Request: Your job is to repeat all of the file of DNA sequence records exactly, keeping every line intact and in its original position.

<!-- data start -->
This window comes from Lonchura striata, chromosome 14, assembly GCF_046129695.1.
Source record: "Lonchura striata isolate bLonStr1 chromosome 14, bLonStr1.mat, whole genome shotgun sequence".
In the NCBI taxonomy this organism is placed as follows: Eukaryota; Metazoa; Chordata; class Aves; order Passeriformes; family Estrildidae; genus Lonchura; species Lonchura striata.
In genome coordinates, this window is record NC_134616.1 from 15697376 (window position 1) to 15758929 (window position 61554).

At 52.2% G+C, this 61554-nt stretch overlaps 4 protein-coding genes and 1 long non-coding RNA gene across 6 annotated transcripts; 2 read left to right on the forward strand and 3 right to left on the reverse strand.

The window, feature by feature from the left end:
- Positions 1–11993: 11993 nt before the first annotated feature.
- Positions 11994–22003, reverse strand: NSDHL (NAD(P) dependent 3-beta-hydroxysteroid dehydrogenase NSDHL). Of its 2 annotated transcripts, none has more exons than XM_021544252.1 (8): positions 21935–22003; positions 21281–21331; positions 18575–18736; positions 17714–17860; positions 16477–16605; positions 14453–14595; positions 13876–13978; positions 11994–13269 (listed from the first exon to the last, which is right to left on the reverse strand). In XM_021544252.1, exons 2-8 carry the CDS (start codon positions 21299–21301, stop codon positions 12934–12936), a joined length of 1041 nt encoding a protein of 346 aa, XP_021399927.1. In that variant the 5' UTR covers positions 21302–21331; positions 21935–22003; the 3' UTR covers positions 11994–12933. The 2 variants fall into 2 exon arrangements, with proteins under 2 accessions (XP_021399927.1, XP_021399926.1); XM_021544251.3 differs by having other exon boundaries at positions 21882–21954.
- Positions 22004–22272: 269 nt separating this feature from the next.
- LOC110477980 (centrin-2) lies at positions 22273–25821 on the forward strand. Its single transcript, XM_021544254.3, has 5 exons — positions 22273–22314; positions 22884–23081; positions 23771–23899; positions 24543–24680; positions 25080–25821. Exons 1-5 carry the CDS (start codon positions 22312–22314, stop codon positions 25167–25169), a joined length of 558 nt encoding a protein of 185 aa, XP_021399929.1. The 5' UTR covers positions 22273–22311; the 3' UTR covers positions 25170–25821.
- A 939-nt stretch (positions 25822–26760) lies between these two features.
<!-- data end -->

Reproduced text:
This window comes from Lonchura striata, chromosome 14, assembly GCF_046129695.1.
Source record: "Lonchura striata isolate bLonStr1 chromosome 14, bLonStr1.mat, whole genome shotgun sequence".
In the NCBI taxonomy this organism is placed as follows: Eukaryota; Metazoa; Chordata; class Aves; order Passeriformes; family Estrildidae; genus Lonchura; species Lonchura striata.
In genome coordinates, this window is record NC_134616.1 from 15697376 (window position 1) to 15758929 (window position 61554).

At 52.2% G+C, this 61554-nt stretch overlaps 4 protein-coding genes and 1 long non-coding RNA gene across 6 annotated transcripts; 2 read left to right on the forward strand and 3 right to left on the reverse strand.

The window, feature by feature from the left end:
- Positions 1–11993: 11993 nt before the first annotated feature.
- Positions 11994–22003, reverse strand: NSDHL (NAD(P) dependent 3-beta-hydroxysteroid dehydrogenase NSDHL). Of its 2 annotated transcripts, none has more exons than XM_021544252.1 (8): positions 21935–22003; positions 21281–21331; positions 18575–18736; positions 17714–17860; positions 16477–16605; positions 14453–14595; positions 13876–13978; positions 11994–13269 (listed from the first exon to the last, which is right to left on the reverse strand). In XM_021544252.1, exons 2-8 carry the CDS (start codon positions 21299–21301, stop codon positions 12934–12936), a joined length of 1041 nt encoding a protein of 346 aa, XP_021399927.1. In that variant the 5' UTR covers positions 21302–21331; positions 21935–22003; the 3' UTR covers positions 11994–12933. The 2 variants fall into 2 exon arrangements, with proteins under 2 accessions (XP_021399927.1, XP_021399926.1); XM_021544251.3 differs by having other exon boundaries at positions 21882–21954.
- Positions 22004–22272: 269 nt separating this feature from the next.
- LOC110477980 (centrin-2) lies at positions 22273–25821 on the forward strand. Its single transcript, XM_021544254.3, has 5 exons — positions 22273–22314; positions 22884–23081; positions 23771–23899; positions 24543–24680; positions 25080–25821. Exons 1-5 carry the CDS (start codon positions 22312–22314, stop codon positions 25167–25169), a joined length of 558 nt encoding a protein of 185 aa, XP_021399929.1. The 5' UTR covers positions 22273–22311; the 3' UTR covers positions 25170–25821.
- A 939-nt stretch (positions 25822–26760) lies between these two features.